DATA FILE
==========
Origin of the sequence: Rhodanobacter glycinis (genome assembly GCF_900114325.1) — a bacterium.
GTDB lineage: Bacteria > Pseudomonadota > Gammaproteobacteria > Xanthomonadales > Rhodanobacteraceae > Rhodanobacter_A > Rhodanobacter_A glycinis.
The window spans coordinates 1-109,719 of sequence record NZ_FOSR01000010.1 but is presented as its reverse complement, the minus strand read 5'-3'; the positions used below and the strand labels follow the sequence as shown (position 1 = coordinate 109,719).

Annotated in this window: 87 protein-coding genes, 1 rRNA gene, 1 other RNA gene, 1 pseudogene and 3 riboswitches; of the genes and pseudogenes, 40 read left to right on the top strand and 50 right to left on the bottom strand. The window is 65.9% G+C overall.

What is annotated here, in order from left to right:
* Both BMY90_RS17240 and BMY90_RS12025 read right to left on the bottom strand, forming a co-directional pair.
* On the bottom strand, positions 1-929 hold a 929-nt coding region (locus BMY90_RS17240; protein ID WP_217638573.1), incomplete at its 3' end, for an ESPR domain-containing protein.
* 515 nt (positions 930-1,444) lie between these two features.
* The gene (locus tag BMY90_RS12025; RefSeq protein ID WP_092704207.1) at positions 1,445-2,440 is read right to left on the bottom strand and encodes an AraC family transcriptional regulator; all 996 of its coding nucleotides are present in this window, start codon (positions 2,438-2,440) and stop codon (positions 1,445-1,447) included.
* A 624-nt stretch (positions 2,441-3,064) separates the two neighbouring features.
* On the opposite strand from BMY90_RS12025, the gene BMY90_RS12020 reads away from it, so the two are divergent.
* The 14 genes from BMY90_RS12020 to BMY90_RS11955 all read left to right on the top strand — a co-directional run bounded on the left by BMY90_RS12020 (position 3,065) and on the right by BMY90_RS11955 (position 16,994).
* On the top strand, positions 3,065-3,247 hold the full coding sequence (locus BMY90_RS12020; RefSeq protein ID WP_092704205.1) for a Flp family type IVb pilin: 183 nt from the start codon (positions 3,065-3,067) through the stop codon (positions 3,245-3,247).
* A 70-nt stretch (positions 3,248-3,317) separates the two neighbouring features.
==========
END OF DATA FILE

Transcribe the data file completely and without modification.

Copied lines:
Origin of the sequence: Rhodanobacter glycinis (genome assembly GCF_900114325.1) — a bacterium.
GTDB lineage: Bacteria > Pseudomonadota > Gammaproteobacteria > Xanthomonadales > Rhodanobacteraceae > Rhodanobacter_A > Rhodanobacter_A glycinis.
The window spans coordinates 1-109,719 of sequence record NZ_FOSR01000010.1 but is presented as its reverse complement, the minus strand read 5'-3'; the positions used below and the strand labels follow the sequence as shown (position 1 = coordinate 109,719).

Annotated in this window: 87 protein-coding genes, 1 rRNA gene, 1 other RNA gene, 1 pseudogene and 3 riboswitches; of the genes and pseudogenes, 40 read left to right on the top strand and 50 right to left on the bottom strand. The window is 65.9% G+C overall.

What is annotated here, in order from left to right:
* Both BMY90_RS17240 and BMY90_RS12025 read right to left on the bottom strand, forming a co-directional pair.
* On the bottom strand, positions 1-929 hold a 929-nt coding region (locus BMY90_RS17240; protein ID WP_217638573.1), incomplete at its 3' end, for an ESPR domain-containing protein.
* 515 nt (positions 930-1,444) lie between these two features.
* The gene (locus tag BMY90_RS12025; RefSeq protein ID WP_092704207.1) at positions 1,445-2,440 is read right to left on the bottom strand and encodes an AraC family transcriptional regulator; all 996 of its coding nucleotides are present in this window, start codon (positions 2,438-2,440) and stop codon (positions 1,445-1,447) included.
* A 624-nt stretch (positions 2,441-3,064) separates the two neighbouring features.
* On the opposite strand from BMY90_RS12025, the gene BMY90_RS12020 reads away from it, so the two are divergent.
* The 14 genes from BMY90_RS12020 to BMY90_RS11955 all read left to right on the top strand — a co-directional run bounded on the left by BMY90_RS12020 (position 3,065) and on the right by BMY90_RS11955 (position 16,994).
* On the top strand, positions 3,065-3,247 hold the full coding sequence (locus BMY90_RS12020; RefSeq protein ID WP_092704205.1) for a Flp family type IVb pilin: 183 nt from the start codon (positions 3,065-3,067) through the stop codon (positions 3,245-3,247).
* A 70-nt stretch (positions 3,248-3,317) separates the two neighbouring features.